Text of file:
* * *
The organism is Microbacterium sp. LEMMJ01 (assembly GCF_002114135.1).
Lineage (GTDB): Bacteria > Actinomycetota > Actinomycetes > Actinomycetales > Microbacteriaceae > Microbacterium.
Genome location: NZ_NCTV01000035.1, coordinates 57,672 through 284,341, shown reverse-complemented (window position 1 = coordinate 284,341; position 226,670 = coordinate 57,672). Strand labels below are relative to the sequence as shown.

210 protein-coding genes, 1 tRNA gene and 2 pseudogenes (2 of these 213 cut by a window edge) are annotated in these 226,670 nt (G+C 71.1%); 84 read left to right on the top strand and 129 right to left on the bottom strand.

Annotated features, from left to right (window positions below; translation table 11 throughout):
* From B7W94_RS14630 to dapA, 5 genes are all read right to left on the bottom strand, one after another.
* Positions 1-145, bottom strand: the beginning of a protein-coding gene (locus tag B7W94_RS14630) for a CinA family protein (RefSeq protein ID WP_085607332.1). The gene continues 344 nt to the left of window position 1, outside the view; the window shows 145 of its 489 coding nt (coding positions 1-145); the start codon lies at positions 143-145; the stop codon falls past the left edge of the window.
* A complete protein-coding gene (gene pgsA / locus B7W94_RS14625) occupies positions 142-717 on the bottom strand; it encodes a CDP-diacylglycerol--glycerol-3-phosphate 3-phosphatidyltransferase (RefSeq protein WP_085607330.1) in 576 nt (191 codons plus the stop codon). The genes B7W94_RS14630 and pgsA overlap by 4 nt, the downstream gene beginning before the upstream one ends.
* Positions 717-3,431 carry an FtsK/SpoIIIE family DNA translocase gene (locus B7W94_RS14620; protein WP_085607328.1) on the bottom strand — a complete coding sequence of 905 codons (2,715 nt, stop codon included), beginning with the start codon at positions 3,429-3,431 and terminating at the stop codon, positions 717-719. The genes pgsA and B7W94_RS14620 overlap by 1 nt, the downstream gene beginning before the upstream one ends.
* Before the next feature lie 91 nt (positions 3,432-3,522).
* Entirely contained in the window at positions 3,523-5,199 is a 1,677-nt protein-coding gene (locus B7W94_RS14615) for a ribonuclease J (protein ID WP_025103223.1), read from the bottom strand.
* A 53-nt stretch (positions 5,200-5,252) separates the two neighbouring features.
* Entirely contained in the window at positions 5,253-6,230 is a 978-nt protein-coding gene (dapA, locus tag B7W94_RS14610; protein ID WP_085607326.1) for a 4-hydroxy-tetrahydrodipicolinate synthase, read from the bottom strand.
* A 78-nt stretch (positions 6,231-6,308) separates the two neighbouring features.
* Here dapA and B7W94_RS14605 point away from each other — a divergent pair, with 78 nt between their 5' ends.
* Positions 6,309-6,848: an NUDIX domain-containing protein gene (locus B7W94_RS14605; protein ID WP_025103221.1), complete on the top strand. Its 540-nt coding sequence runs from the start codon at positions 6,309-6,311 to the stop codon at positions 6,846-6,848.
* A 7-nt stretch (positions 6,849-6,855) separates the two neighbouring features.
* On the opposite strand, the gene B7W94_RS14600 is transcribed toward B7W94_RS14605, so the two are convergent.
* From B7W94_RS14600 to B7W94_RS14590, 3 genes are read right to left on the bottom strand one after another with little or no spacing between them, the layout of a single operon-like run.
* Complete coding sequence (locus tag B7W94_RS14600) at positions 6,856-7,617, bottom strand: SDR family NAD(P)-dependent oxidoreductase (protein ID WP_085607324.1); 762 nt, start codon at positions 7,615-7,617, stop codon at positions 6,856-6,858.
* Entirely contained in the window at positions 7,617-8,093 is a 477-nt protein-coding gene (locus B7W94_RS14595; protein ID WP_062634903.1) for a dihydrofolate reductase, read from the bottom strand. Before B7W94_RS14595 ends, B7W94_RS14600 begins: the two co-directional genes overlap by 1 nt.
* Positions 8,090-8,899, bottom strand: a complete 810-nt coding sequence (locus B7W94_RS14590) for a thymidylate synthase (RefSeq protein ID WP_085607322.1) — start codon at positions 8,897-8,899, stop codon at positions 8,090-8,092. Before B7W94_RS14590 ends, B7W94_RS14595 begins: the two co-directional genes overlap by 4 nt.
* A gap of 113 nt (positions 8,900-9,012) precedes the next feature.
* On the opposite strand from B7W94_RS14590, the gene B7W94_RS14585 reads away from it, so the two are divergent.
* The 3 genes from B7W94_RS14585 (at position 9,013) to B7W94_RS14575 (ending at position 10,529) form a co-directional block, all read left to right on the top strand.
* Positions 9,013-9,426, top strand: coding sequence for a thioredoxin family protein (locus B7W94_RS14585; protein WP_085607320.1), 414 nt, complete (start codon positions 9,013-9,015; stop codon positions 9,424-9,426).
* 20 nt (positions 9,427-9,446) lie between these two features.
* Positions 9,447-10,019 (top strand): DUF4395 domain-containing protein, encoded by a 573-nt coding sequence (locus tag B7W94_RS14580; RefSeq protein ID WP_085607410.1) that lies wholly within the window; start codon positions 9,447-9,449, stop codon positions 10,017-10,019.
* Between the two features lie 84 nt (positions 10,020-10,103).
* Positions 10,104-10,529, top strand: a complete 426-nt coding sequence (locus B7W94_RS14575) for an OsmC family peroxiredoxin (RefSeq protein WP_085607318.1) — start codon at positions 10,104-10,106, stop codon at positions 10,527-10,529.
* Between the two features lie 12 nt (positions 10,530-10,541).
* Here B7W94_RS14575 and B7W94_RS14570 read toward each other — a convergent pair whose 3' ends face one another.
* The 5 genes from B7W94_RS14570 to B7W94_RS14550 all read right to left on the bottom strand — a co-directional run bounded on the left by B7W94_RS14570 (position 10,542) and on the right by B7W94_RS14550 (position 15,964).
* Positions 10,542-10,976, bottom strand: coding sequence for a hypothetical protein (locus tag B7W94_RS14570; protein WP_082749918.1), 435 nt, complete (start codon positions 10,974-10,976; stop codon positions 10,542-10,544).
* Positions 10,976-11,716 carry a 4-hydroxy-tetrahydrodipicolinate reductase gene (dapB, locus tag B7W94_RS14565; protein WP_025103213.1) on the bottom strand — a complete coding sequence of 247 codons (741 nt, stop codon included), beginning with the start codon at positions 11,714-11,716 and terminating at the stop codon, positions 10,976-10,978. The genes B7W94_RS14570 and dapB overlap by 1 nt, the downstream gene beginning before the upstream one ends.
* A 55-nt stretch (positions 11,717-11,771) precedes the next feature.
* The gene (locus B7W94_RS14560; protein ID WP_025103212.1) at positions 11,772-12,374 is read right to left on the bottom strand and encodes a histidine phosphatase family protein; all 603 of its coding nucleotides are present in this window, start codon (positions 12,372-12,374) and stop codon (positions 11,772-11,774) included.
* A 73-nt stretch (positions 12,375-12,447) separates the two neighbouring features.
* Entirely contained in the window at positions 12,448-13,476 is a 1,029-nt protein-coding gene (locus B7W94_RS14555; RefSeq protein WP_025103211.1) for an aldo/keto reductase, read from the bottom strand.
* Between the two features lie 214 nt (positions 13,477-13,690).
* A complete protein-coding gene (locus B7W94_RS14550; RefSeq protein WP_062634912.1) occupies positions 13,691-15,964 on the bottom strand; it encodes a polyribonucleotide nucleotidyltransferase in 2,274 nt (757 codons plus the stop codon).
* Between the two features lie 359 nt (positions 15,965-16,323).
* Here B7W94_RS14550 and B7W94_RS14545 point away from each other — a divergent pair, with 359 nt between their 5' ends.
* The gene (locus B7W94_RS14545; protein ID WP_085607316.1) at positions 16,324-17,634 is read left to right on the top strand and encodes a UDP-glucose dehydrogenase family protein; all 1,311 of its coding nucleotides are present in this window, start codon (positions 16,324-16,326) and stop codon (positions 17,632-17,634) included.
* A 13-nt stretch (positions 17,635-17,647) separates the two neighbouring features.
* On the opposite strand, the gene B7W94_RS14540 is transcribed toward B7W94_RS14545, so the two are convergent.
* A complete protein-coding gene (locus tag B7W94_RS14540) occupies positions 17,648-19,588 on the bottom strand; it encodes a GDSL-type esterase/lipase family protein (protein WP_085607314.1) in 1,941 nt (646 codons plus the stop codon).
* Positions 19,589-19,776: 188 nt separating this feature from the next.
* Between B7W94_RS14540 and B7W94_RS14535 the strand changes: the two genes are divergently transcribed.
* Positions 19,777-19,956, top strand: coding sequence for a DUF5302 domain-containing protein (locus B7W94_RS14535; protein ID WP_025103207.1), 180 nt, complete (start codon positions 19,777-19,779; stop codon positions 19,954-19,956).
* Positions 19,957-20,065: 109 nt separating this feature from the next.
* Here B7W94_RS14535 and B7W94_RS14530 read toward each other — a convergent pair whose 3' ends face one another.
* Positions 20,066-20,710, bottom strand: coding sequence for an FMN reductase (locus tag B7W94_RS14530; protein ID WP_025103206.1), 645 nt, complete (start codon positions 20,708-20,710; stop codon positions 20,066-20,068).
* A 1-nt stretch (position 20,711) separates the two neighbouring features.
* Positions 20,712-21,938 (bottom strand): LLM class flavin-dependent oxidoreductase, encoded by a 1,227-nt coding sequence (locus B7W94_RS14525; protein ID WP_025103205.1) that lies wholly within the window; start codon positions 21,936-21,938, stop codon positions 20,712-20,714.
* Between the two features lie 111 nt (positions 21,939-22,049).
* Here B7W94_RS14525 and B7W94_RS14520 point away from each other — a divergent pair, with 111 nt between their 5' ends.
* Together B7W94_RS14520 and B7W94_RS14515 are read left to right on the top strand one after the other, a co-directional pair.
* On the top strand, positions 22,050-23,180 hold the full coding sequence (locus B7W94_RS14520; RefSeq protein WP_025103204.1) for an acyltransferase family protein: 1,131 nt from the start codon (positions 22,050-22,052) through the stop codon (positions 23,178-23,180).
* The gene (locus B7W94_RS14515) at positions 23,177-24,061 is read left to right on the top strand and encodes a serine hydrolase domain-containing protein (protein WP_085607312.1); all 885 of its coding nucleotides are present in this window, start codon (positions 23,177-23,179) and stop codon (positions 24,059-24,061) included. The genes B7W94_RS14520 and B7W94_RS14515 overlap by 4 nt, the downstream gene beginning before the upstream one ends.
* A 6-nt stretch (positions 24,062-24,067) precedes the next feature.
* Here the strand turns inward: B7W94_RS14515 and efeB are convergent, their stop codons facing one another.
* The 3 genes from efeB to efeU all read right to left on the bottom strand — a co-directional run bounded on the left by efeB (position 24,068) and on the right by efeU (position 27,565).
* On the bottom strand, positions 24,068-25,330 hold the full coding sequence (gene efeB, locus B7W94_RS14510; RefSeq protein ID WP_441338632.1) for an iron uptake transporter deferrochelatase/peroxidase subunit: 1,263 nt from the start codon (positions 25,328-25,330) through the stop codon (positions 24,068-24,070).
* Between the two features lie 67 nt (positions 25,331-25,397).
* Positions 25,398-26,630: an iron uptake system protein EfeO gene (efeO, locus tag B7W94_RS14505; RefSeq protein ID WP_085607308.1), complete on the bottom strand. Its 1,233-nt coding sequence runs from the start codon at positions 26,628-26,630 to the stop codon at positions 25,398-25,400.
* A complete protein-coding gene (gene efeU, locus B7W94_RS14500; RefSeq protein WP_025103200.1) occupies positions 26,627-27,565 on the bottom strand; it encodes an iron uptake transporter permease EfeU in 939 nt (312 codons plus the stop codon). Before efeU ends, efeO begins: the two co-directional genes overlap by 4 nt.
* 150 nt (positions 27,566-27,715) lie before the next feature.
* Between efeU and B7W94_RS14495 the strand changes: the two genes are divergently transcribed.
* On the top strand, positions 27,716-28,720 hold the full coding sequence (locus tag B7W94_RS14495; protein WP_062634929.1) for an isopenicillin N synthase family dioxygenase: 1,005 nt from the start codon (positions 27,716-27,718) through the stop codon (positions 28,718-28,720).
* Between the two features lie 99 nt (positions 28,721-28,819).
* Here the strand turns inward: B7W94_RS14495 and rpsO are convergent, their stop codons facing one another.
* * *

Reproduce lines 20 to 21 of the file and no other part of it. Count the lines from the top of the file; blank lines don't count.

* Complete coding sequence (locus tag B7W94_RS14600) at positions 6,856-7,617, bottom strand: SDR family NAD(P)-dependent oxidoreductase (protein ID WP_085607324.1); 762 nt, start codon at positions 7,615-7,617, stop codon at positions 6,856-6,858.
* Entirely contained in the window at positions 7,617-8,093 is a 477-nt protein-coding gene (locus B7W94_RS14595; protein ID WP_062634903.1) for a dihydrofolate reductase, read from the bottom strand. Before B7W94_RS14595 ends, B7W94_RS14600 begins: the two co-directional genes overlap by 1 nt.